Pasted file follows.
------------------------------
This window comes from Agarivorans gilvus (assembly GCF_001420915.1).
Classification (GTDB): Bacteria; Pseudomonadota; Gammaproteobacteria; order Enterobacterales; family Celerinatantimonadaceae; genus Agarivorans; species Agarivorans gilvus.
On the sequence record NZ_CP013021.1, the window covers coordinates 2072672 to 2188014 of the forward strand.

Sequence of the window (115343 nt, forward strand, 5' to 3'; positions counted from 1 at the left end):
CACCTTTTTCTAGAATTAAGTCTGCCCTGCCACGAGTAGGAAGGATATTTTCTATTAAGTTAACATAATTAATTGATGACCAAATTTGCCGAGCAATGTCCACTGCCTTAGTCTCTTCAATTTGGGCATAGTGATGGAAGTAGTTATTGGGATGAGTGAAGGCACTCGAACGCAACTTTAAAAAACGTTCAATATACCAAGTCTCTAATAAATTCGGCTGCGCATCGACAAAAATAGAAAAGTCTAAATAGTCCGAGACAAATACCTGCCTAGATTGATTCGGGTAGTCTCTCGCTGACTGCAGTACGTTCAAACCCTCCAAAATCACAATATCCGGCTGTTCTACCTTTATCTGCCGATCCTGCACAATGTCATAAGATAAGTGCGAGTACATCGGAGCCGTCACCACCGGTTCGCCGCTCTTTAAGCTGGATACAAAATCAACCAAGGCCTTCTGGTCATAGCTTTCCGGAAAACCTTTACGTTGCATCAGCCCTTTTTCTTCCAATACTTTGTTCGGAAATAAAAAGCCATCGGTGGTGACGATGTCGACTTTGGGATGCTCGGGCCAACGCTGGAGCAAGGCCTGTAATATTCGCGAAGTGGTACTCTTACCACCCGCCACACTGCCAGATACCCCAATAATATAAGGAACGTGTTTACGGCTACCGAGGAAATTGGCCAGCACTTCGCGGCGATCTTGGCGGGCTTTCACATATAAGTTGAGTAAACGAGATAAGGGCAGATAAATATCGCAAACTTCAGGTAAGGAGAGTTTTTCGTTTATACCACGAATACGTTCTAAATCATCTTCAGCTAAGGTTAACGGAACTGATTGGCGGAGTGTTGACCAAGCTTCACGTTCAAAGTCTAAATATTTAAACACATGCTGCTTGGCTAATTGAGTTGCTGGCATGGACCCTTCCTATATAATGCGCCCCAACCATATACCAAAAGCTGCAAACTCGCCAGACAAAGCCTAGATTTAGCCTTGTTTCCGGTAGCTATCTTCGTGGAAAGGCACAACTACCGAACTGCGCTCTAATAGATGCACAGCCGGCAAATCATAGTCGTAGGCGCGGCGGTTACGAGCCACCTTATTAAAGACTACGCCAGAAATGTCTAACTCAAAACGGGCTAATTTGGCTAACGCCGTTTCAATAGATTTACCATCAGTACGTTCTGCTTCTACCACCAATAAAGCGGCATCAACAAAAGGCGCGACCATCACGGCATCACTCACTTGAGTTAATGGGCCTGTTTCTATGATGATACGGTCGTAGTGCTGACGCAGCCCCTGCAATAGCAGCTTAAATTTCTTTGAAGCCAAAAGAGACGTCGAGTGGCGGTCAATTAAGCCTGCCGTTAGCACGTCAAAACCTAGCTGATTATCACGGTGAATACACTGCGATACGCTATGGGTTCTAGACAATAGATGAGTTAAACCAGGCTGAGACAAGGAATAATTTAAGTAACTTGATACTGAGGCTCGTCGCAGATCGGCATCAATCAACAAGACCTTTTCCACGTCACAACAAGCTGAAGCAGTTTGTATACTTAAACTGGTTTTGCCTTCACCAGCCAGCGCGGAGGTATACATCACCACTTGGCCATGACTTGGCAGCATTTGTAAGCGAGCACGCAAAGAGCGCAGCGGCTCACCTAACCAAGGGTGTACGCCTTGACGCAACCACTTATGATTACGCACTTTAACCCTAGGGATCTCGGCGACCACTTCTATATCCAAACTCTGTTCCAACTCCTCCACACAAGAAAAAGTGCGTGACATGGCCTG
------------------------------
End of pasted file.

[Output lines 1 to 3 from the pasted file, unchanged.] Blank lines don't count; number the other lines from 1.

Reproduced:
This window comes from Agarivorans gilvus (assembly GCF_001420915.1).
Classification (GTDB): Bacteria; Pseudomonadota; Gammaproteobacteria; order Enterobacterales; family Celerinatantimonadaceae; genus Agarivorans; species Agarivorans gilvus.
On the sequence record NZ_CP013021.1, the window covers coordinates 2072672 to 2188014 of the forward strand.